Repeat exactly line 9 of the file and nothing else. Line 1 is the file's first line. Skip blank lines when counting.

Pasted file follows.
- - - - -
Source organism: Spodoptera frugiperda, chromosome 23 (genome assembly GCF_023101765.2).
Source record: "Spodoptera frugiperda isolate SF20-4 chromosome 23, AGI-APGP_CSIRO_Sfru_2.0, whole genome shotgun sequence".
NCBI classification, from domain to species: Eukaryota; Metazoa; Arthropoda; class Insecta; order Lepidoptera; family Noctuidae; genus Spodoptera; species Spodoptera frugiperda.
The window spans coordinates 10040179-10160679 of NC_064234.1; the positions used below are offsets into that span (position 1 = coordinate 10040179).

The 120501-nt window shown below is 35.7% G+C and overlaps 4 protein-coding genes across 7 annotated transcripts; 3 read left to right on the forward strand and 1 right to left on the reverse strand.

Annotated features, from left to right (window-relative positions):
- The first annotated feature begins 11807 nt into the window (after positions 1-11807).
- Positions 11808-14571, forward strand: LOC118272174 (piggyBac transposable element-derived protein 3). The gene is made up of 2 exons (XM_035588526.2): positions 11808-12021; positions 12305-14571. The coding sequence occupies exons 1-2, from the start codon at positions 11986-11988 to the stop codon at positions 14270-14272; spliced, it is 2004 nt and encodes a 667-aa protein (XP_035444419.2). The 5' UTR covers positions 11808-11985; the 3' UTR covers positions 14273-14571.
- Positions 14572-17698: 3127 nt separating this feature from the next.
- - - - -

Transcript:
- Positions 14572-17698: 3127 nt separating this feature from the next.